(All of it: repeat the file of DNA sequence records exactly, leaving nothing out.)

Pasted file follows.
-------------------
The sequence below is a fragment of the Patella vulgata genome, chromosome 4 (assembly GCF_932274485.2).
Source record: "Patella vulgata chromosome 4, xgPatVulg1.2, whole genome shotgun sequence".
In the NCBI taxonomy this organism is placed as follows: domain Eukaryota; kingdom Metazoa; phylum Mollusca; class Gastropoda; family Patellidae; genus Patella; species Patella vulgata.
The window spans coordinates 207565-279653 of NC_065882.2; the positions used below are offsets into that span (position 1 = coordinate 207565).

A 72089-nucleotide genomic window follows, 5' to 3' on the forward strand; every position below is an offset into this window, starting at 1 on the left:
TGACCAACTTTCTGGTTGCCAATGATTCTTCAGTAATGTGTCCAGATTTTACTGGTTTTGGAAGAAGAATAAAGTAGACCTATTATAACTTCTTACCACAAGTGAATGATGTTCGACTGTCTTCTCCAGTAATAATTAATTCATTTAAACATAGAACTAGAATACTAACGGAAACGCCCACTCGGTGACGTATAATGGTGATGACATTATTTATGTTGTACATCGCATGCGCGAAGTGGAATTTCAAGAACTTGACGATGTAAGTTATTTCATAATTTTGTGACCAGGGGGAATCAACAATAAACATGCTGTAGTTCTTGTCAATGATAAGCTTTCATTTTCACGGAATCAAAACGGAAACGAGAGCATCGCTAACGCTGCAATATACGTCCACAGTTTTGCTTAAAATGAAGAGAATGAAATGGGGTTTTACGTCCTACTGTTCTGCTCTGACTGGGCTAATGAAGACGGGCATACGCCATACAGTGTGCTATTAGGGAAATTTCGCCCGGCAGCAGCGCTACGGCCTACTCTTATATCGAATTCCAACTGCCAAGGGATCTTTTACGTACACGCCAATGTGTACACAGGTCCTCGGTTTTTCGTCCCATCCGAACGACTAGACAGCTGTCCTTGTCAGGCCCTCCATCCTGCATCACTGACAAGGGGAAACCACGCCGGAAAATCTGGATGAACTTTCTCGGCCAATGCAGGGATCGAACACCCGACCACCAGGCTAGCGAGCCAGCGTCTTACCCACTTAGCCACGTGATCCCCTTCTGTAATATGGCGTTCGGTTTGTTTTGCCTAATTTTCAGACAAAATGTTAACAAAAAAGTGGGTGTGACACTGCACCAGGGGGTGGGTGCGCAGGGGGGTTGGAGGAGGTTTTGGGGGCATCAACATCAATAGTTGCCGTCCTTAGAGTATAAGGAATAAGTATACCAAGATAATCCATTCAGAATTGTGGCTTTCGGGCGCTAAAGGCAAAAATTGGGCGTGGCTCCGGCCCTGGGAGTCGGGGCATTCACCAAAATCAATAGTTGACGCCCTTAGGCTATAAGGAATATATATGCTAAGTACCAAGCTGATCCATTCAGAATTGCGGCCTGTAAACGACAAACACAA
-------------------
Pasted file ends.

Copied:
The sequence below is a fragment of the Patella vulgata genome, chromosome 4 (assembly GCF_932274485.2).
Source record: "Patella vulgata chromosome 4, xgPatVulg1.2, whole genome shotgun sequence".
In the NCBI taxonomy this organism is placed as follows: domain Eukaryota; kingdom Metazoa; phylum Mollusca; class Gastropoda; family Patellidae; genus Patella; species Patella vulgata.
The window spans coordinates 207565-279653 of NC_065882.2; the positions used below are offsets into that span (position 1 = coordinate 207565).

A 72089-nucleotide genomic window follows, 5' to 3' on the forward strand; every position below is an offset into this window, starting at 1 on the left:
TGACCAACTTTCTGGTTGCCAATGATTCTTCAGTAATGTGTCCAGATTTTACTGGTTTTGGAAGAAGAATAAAGTAGACCTATTATAACTTCTTACCACAAGTGAATGATGTTCGACTGTCTTCTCCAGTAATAATTAATTCATTTAAACATAGAACTAGAATACTAACGGAAACGCCCACTCGGTGACGTATAATGGTGATGACATTATTTATGTTGTACATCGCATGCGCGAAGTGGAATTTCAAGAACTTGACGATGTAAGTTATTTCATAATTTTGTGACCAGGGGGAATCAACAATAAACATGCTGTAGTTCTTGTCAATGATAAGCTTTCATTTTCACGGAATCAAAACGGAAACGAGAGCATCGCTAACGCTGCAATATACGTCCACAGTTTTGCTTAAAATGAAGAGAATGAAATGGGGTTTTACGTCCTACTGTTCTGCTCTGACTGGGCTAATGAAGACGGGCATACGCCATACAGTGTGCTATTAGGGAAATTTCGCCCGGCAGCAGCGCTACGGCCTACTCTTATATCGAATTCCAACTGCCAAGGGATCTTTTACGTACACGCCAATGTGTACACAGGTCCTCGGTTTTTCGTCCCATCCGAACGACTAGACAGCTGTCCTTGTCAGGCCCTCCATCCTGCATCACTGACAAGGGGAAACCACGCCGGAAAATCTGGATGAACTTTCTCGGCCAATGCAGGGATCGAACACCCGACCACCAGGCTAGCGAGCCAGCGTCTTACCCACTTAGCCACGTGATCCCCTTCTGTAATATGGCGTTCGGTTTGTTTTGCCTAATTTTCAGACAAAATGTTAACAAAAAAGTGGGTGTGACACTGCACCAGGGGGTGGGTGCGCAGGGGGGTTGGAGGAGGTTTTGGGGGCATCAACATCAATAGTTGCCGTCCTTAGAGTATAAGGAATAAGTATACCAAGATAATCCATTCAGAATTGTGGCTTTCGGGCGCTAAAGGCAAAAATTGGGCGTGGCTCCGGCCCTGGGAGTCGGGGCATTCACCAAAATCAATAGTTGACGCCCTTAGGCTATAAGGAATATATATGCTAAGTACCAAGCTGATCCATTCAGAATTGCGGCCTGTAAACGACAAACACAA